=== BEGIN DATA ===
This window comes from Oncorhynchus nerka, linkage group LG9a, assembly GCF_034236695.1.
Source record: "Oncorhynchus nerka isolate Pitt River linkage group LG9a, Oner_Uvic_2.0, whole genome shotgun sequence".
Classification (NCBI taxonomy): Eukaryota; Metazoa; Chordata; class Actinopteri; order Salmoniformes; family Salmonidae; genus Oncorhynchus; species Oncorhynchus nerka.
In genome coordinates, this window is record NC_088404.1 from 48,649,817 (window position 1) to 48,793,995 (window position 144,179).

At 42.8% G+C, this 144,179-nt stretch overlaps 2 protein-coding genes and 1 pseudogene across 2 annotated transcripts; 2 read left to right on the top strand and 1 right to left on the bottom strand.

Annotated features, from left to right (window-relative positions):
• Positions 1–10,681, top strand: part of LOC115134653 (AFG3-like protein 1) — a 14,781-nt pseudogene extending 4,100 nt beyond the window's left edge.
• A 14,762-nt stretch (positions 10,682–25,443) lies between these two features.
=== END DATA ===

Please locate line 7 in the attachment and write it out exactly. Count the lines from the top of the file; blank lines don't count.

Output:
• Positions 1–10,681, top strand: part of LOC115134653 (AFG3-like protein 1) — a 14,781-nt pseudogene extending 4,100 nt beyond the window's left edge.